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Indonesian Ministry of Fisheries and Marine Affairs successfully breed Blue Swimming Crab
— Razi Rahman, Antara News, 11 June 2017 
Ministry of Marine Affaires and Fisheries successfully bred blue swimming crab (BSC) as part of an initiative to meet increasing demand, primarily from USA. “This effort also aims to secure the BSC natural fish stock” said Slamet Soebjakto, General Director of Aquaculture, Ministry of Marines Affairs and Forestry. There is growing concern about declining BSC stocks which increasingly require attention and action. Data from the Indonesian Statistic Bureau estimate 2015 BSC exports at 29,028 tons with a value of 321,842 USD. 
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Susi Pudjianti wins Seafood Champion Award
— Tempo, 7 June 2017 
Marine and Fishery Minister Susi Pudjiastuti wins Seafood Champion Award at the Seaweb Seafood Summit held on June 5-7 in Seattle, Washington, the United States. The Indonesian Ministry of Marin Affairs and Fisheries (MMAF) stated in a press release today that Susi won the leadership category for her courage in combating illegal, unreported and unregulated fishing by foreign and local vessels in Indonesia. Also cited was the minister’s role in banning unsustainable fishing gear and addressing labor issues.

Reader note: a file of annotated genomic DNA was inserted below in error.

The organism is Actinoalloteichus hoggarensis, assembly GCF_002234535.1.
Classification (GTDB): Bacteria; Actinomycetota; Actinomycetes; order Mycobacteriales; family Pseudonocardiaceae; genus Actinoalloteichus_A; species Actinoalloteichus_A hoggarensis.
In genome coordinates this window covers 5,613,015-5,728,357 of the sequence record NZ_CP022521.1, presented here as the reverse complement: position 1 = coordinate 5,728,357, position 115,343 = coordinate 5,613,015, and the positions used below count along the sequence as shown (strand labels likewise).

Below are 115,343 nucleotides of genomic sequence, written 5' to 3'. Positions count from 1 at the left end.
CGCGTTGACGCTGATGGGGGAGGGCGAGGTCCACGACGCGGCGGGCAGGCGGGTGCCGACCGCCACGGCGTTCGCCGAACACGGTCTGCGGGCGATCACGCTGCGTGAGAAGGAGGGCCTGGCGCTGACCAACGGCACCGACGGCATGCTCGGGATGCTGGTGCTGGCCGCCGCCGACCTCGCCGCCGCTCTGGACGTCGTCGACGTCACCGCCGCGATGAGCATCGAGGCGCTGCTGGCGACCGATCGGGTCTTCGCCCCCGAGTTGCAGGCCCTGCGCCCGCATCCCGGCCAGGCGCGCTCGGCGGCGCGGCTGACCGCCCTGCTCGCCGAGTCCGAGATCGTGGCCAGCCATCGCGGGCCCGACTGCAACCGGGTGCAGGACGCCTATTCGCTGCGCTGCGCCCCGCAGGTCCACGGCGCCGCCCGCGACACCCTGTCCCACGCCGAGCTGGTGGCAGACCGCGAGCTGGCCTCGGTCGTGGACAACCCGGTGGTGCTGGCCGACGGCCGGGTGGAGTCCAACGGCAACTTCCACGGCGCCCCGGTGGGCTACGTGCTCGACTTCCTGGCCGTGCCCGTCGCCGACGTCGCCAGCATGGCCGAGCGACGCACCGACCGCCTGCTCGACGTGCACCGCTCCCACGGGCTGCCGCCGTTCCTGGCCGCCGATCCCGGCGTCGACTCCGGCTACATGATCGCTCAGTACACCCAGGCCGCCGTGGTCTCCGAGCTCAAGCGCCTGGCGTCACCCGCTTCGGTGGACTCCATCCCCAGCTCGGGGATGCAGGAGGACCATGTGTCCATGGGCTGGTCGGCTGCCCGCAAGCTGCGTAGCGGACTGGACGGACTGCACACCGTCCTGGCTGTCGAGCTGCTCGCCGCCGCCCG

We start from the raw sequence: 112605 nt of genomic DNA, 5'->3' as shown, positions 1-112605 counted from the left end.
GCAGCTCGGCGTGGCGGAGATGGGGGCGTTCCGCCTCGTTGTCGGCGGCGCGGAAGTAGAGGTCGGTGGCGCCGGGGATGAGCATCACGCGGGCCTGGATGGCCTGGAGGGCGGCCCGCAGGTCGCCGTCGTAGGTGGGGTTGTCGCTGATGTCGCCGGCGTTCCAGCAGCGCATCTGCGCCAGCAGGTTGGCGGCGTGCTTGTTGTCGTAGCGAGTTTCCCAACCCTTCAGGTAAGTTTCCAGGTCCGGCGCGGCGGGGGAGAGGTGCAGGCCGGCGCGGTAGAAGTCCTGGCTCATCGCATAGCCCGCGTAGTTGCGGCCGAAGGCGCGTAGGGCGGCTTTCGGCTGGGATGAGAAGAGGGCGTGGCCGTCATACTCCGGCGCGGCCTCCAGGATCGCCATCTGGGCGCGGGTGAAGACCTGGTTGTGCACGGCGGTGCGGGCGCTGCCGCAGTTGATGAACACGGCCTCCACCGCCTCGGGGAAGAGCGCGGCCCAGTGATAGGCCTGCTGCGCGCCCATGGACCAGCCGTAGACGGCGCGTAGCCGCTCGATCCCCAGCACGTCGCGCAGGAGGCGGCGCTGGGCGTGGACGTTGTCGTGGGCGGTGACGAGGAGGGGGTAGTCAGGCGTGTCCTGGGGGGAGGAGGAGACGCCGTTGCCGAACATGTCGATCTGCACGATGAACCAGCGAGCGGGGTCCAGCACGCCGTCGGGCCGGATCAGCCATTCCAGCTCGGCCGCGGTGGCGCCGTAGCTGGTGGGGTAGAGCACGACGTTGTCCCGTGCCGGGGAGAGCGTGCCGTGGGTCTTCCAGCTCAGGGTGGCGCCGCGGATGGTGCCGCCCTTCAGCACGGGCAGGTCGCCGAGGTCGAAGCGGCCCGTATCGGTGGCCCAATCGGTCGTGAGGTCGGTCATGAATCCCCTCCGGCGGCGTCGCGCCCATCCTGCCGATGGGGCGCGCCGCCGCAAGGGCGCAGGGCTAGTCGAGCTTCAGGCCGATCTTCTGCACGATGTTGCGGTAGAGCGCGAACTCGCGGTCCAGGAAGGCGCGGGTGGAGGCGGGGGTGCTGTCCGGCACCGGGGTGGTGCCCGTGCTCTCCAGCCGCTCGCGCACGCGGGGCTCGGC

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Indonesia to Ask UN Support to Categorize Illegal Fishing as Transnational Crime
— Jakarta Globe, 7 June 2017  
Maritime and Fisheries Minister Susi Pudjiastuti said on Saturday, 6 June 2017 that she will ask the United Nations to support efforts to categorize illegal, unreported and unregulated fishing as a transnational crime. “Peter Thomson, president of the UN General Assembly, has helped to coordinate and facilitate a side event where Indonesia will raise the issue of illegal fishing and ask the world body's support to declare it a transnational crime” she added. Illegal fishing often involves other crimes, such as smuggling, slavery and human trafficking. The push to categorize illegal fishing as a transnational crime has been supported by fellow member states, including Norway and Papua New Guinea.
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Indonesia counts its islands to protect territory and resources
— Rafki Hidayat, BBC, 7 June 2017